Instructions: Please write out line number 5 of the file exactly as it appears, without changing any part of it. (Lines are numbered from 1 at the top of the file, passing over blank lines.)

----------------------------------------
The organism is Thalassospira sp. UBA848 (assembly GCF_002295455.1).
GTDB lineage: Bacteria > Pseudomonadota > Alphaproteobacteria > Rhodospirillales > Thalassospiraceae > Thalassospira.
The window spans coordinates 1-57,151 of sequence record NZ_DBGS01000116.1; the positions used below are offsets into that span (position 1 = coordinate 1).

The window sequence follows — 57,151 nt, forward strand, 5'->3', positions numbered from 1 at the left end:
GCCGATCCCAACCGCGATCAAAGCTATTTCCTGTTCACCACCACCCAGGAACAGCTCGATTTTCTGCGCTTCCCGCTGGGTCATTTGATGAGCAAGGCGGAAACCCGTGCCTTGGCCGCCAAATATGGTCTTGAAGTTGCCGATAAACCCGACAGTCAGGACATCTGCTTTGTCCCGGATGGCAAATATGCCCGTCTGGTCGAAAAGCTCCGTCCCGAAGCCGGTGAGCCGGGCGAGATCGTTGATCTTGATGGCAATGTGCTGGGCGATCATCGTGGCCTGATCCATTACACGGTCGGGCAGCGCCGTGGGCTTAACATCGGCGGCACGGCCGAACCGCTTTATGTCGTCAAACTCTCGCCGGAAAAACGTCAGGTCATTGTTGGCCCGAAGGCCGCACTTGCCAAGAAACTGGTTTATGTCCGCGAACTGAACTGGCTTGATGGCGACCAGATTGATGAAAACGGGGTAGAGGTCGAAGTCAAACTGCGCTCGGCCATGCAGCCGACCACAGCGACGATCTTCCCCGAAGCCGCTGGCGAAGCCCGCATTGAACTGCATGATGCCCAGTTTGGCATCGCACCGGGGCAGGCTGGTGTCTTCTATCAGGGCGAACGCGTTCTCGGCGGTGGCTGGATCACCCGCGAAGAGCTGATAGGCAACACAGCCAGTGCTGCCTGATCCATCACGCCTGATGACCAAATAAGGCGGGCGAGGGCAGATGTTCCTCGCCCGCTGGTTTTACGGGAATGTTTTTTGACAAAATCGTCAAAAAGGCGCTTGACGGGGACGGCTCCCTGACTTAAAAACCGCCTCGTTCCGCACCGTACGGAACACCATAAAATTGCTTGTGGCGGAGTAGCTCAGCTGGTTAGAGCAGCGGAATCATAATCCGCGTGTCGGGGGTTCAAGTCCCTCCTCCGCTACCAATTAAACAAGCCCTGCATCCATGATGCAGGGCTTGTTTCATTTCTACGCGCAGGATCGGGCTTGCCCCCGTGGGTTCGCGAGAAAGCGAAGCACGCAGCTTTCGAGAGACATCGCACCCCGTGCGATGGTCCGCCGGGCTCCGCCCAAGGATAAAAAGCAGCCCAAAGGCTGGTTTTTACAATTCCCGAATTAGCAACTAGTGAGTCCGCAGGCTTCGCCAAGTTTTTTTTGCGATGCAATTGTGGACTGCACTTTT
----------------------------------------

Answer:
GCCGATCCCAACCGCGATCAAAGCTATTTCCTGTTCACCACCACCCAGGAACAGCTCGATTTTCTGCGCTTCCCGCTGGGTCATTTGATGAGCAAGGCGGAAACCCGTGCCTTGGCCGCCAAATATGGTCTTGAAGTTGCCGATAAACCCGACAGTCAGGACATCTGCTTTGTCCCGGATGGCAAATATGCCCGTCTGGTCGAAAAGCTCCGTCCCGAAGCCGGTGAGCCGGGCGAGATCGTTGATCTTGATGGCAATGTGCTGGGCGATCATCGTGGCCTGATCCATTACACGGTCGGGCAGCGCCGTGGGCTTAACATCGGCGGCACGGCCGAACCGCTTTATGTCGTCAAACTCTCGCCGGAAAAACGTCAGGTCATTGTTGGCCCGAAGGCCGCACTTGCCAAGAAACTGGTTTATGTCCGCGAACTGAACTGGCTTGATGGCGACCAGATTGATGAAAACGGGGTAGAGGTCGAAGTCAAACTGCGCTCGGCCATGCAGCCGACCACAGCGACGATCTTCCCCGAAGCCGCTGGCGAAGCCCGCATTGAACTGCATGATGCCCAGTTTGGCATCGCACCGGGGCAGGCTGGTGTCTTCTATCAGGGCGAACGCGTTCTCGGCGGTGGCTGGATCACCCGCGAAGAGCTGATAGGCAACACAGCCAGTGCTGCCTGATCCATCACGCCTGATGACCAAATAAGGCGGGCGAGGGCAGATGTTCCTCGCCCGCTGGTTTTACGGGAATGTTTTTTGACAAAATCGTCAAAAAGGCGCTTGACGGGGACGGCTCCCTGACTTAAAAACCGCCTCGTTCCGCACCGTACGGAACACCATAAAATTGCTTGTGGCGGAGTAGCTCAGCTGGTTAGAGCAGCGGAATCATAATCCGCGTGTCGGGGGTTCAAGTCCCTCCTCCGCTACCAATTAAACAAGCCCTGCATCCATGATGCAGGGCTTGTTTCATTTCTACGCGCAGGATCGGGCTTGCCCCCGTGGGTTCGCGAGAAAGCGAAGCACGCAGCTTTCGAGAGACATCGCACCCCGTGCGATGGTCCGCCGGGCTCCGCCCAAGGATAAAAAGCAGCCCAAAGGCTGGTTTTTACAATTCCCGAATTAGCAACTAGTGAGTCCGCAGGCTTCGCCAAGTTTTTTTTGCGATGCAATTGTGGACTGCACTTTT